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Karen J. Alter, Professor of Political Science and Law, Northwestern University,Laurence R. Helfer, Harry R. Chadwick Sr. Professor of Law, Duke University
Karen J. Alter is Professor of Political Science and Law at Northwestern University, specializing in the international politics of international organizations and international law. Alter is author of The European Court's Political Power (Oxford University Press, 2009), Establishing the Supremacy of European Law (Oxford University Press, 2001) and numerous articles and book chapters on the politics of international courts and international law. She is co-editor of the Oxford Handbook on International Adjudication (Oxford University Press, 2013) and has published in the American Journal of International Law, International Organization, Comparative Political Studies, Perspectives on Politics, European Journal of International Relations, European Law Journal, Law and Contemporary Problems, Annual Review of Law and Social Science, Journal of International Law and Politics, and European Union Politics.
Laurence R. Helfer is co-director of Duke Law School's Center for International and Comparative Law and a Senior Fellow with Duke University's Kenan Institute for Ethics. Helfer was previously a professor of law and director of the International Legal Studies Program at Vanderbilt University Law School. He has also taught at Harvard Law School, Loyola Law School in Los Angeles, Princeton University, the University of Chicago Law School, and the University of Toronto Faculty of Law. He is a member of the Board of Editors of the American Journal of International Law and the Journal of World Intellectual Property.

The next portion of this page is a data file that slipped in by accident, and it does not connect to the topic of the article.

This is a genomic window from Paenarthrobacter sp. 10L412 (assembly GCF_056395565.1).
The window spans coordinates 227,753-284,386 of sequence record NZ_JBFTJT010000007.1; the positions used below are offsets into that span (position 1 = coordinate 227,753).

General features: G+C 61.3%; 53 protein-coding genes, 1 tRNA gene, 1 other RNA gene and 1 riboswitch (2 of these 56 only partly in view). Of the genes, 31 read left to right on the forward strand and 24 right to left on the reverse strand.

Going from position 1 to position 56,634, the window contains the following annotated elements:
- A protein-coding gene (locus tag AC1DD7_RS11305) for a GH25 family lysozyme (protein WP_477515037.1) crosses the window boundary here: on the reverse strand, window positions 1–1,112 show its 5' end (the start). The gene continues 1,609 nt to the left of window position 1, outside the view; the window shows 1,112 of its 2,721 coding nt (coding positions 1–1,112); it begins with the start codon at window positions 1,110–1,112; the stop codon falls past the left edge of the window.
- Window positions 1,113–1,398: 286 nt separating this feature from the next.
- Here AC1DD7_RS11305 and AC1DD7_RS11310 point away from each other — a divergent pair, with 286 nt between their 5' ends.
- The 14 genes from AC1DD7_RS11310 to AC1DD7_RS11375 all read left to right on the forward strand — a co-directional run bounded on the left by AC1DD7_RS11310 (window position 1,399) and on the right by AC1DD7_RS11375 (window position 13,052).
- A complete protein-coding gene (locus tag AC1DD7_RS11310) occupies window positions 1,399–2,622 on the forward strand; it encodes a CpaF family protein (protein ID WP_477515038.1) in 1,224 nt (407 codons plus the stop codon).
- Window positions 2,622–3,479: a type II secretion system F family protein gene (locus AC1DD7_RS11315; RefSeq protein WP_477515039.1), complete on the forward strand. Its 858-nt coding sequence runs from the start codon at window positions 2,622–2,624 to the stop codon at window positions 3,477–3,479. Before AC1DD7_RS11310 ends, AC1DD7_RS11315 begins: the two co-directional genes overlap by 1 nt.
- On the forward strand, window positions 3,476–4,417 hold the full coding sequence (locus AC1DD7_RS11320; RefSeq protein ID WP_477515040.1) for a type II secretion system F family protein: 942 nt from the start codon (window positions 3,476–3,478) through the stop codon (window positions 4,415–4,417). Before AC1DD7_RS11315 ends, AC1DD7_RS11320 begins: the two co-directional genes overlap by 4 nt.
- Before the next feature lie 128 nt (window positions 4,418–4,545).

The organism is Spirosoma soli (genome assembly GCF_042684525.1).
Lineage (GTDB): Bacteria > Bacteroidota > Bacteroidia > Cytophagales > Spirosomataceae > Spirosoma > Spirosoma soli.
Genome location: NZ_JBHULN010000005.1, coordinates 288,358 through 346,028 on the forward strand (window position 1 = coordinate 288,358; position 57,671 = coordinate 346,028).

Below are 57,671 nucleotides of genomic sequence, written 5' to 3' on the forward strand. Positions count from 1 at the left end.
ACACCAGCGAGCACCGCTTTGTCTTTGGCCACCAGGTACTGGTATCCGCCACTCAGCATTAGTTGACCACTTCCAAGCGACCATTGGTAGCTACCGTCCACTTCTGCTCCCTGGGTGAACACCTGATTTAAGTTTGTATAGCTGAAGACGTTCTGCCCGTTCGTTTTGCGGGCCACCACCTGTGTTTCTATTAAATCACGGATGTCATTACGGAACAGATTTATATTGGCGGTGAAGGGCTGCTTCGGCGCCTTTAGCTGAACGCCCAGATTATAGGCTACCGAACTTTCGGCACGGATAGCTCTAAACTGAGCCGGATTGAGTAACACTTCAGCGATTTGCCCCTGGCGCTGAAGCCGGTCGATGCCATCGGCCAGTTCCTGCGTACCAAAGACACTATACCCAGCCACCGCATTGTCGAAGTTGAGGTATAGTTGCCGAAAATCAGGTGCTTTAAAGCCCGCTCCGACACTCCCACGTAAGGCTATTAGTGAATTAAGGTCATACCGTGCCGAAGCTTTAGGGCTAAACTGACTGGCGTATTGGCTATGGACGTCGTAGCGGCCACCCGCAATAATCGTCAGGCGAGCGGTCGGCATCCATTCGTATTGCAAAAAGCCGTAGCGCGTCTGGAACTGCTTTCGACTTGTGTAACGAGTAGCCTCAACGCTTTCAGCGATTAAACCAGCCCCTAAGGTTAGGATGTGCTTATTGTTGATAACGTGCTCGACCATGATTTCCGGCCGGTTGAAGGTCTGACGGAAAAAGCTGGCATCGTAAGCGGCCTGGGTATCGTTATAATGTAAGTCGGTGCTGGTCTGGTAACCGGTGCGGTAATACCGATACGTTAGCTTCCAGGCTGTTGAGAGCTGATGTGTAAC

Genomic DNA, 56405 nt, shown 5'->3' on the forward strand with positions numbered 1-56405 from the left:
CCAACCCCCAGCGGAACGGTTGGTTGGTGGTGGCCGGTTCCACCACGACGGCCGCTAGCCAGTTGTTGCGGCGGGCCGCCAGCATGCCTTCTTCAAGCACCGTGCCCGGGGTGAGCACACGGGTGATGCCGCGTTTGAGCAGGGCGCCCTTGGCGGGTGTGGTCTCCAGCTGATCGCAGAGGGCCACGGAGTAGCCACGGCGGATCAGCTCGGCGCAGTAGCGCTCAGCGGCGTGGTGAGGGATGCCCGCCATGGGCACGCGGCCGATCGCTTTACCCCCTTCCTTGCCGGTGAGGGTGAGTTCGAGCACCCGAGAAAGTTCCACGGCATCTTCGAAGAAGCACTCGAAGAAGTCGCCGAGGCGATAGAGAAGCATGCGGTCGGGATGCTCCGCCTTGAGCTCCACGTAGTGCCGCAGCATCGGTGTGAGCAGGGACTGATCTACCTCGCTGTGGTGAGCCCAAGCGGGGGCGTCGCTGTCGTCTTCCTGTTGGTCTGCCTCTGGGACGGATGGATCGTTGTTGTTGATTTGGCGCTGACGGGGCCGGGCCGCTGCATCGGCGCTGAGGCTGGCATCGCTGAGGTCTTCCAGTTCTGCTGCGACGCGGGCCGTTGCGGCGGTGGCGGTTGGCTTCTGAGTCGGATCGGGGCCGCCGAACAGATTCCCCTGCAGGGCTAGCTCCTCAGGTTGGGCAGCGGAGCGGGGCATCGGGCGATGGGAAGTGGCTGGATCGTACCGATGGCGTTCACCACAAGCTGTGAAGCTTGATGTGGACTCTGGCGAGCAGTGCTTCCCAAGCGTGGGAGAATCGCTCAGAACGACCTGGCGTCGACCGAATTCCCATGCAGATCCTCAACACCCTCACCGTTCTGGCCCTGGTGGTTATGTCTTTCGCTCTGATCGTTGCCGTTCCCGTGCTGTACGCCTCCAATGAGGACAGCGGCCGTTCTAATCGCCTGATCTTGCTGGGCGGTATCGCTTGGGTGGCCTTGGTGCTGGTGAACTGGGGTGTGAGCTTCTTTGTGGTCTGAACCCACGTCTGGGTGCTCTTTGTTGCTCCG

Table of Contents
Part I: Supranational Legal Transplants
1. What We Can Learn From the Andean Tribunal of Justice
2. Transplanting the European Court of Justice: The Experience of the Andean Tribunal of Justice
Part II: Law and Politics in the Andean Tribunal of Justice
3. Legal Integration in the Andes: Law-Making by the Andean Tribunal of Justice
4. The Andean Tribunal of Justice and its Interlocutors: Understanding Preliminary Reference Patterns in the Andean Community
5. Islands of Effective International Adjudication: Constructing an Intellectual Property Rule of Law in the Andean Community
6. Navigating Fraught Political Terrains: Four Case Studies
Part III: The European Court of Justice Reconsidered in Light of the Andean Experience
7. Nature or Nurture? Judicial Lawmaking in the European Court of Justice and the Andean Tribunal of Justice
8. Transnational Jurist Advocacy Networks: A Comparison Between the ECJ and the Andean Tribunal of Justice
9. Reconsidering What Makes International Courts Effective